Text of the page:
My two book system worked to get me through the last new book I read, but I haven’t needed it this week. I haven’t yet finished the new book (Grave Importance, by Vivian Shaw, book three in the Dr. Greta Helsing series) I’m reading, but I have managed to read just my new book without resorting to the old favorite (Curtsies and Conspiracies, by Gail Carriger, book two in the Finishing School series) this week. I have been reading some of my non-fiction book (Dreyer’s English, by Benjamin Dreyer), but that doesn’t take as much time as reading the old favorite, and I didn’t switch to it to come down from anxiety so much as because I just wanted to. Also I’ve often gone back to the Grave Importance after, which I’m about 1/3 of the way through! And though I haven’t managed to read every day this week, I’ve read more days of the week than not, which I consider another big win. All in all, I’m happy with my current reading progress.
I’m still working my way through my new book, so here’s a collection of podcasts that focus more on the business side of being a writer—important for both indies and traditionally published authors to know, since either way, being a published author means being a small business owner. Also, I’ve posted about most these podcasts somewhere before, but not in in a collection with this focus, so I’m doing it anyway.
The Creative Penn is hosted by Joanna Penn, a veteran of indie publishing. Her podcasts interview other authors, both fiction and non-fiction, and they discuss everything. Continue reading “Podcasts on the Business of Writing”
I’m about a quarter of the way through Dracula (the original book by Bram Stoker)—it’s longer than I remembered—and hope to review that next week or the week after. So in the meantime, here’s some more podcasts for writers.
I Should Be Writing, a podcast by Mur Lafferty for beginning writers. It consists of Mur’s observations, interviews with other authors, and her own journey as a writer. It’s a clean podcast—no swearing—and only the backlist from episode 264 onward (at time of this writing) is available for free. If you want to go further back than that, you need to subscribe to Mur’s Patreon. But it’s a long running podcast, up to 414 episodes (again, as of this writing), so there’s a lot to sink your teeth into. Continue reading “More Podcasts for Writers”
It’s been a busy couple of weeks and I’m still working on that doorstopper of a book, but I just forgot to watch a movie this week to review. So here are some more links to some of my favorite sites.
The Creative Penn has an excellent blog and podcast. The podcast, which I’ve been working my way through in reverse chronological order, currently has over four-hundred casts, most of which are approximately one hour long. So a nice long listen. Continue reading “Yet More Tangential Links”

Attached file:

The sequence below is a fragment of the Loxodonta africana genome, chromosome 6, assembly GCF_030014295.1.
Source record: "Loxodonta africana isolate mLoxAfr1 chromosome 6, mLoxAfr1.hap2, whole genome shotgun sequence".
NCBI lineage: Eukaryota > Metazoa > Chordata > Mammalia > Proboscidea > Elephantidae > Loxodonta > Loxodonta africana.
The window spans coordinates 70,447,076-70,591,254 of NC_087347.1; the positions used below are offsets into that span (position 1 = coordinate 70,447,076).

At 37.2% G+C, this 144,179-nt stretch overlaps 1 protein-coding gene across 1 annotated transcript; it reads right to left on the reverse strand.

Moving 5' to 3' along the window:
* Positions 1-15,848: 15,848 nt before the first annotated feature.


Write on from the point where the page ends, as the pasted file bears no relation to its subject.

It’s been a very busy week and I haven’t finished my book yet, so here are some sites you might enjoy.
A podcast hosted by Emma Newman who, with her politely evil butler Latimer, interviews authors, illustrators, agents, and all kinds of people over tea and cake. After which, the guests find themselves in some form of peril they must creatively escape.
Each week finds Emma and Latimer in a tea lair as well, and since acquiring their time machine, this can be anywhen as well as anywhere.
“Sequential Comedies of Literature” as it says in the subtitle. John S. Troutman reads classics from the Norton Anthology and draws comics about whatever comes into his head. Hilarious, amusing, pick your adjective.
Another podcast, this one by a set of authors. Brandon Sanderson, Howard Taylor (who writes and illustrates the webcomic Schlock Mercenary), Dan Wells, and Mary Robinette Kowal (who also narrates audiobooks) talk about writing and everything to do with it. A must listen for writers, especially their series of podcasts on elemental genres.
Stick figures and diagrams have never been so entertaining. Written and drawn by Randall Munroe, who manages to explain complex things with simple words in a way that I actually understand what he’s talking about but don’t feel talked down to. Some comics are just silliness. Either way, read the hover text, it’s always funny.
My current reading obsessions are several erieses of articles on Tor.com. Here they are.
A series of articles wherein “two modern Mythos writers get girl cooties all over old Howard’s original sandbox”. Rithanna Emrys and Anne M. Pillsworth summarize a story and the comment on it. Both ladies have great commentary on the cosmic horror stories. Continue reading “Reading About Other People Reading”
I need some more time before I’m back in full UnBook Reporting shape so tonight will be another short post tangentially related to my normal content. Still working on that project, and also changing antidepressants—things got bad enough during the previous two…three? weeks that I made an appointment to see my doctor.
Anyways, tonight I thought I’d share some of my favorite places online to research the all the elements that go into making a story.
Tvtropes—The Site That Formalized My Obsession
TvTropes Will Ruin Your Life and Your Vocabulary and I have happily embrace both forms of ruination. My first foray onto tvtropes was probably when I began officially studying story structure, character archetypes, genre conventions, and all the rest. I’ve always loved stories and found myself picking up on patterns, but tvtropes helped cemented my desire to actually study them. Seriously though, don’t even glance at that site unless you’ve got at least a solid three hours to spend down that rabbit hole. Continue reading “A Brief Collection of The UnBook Reporter’s Story Studying Resources”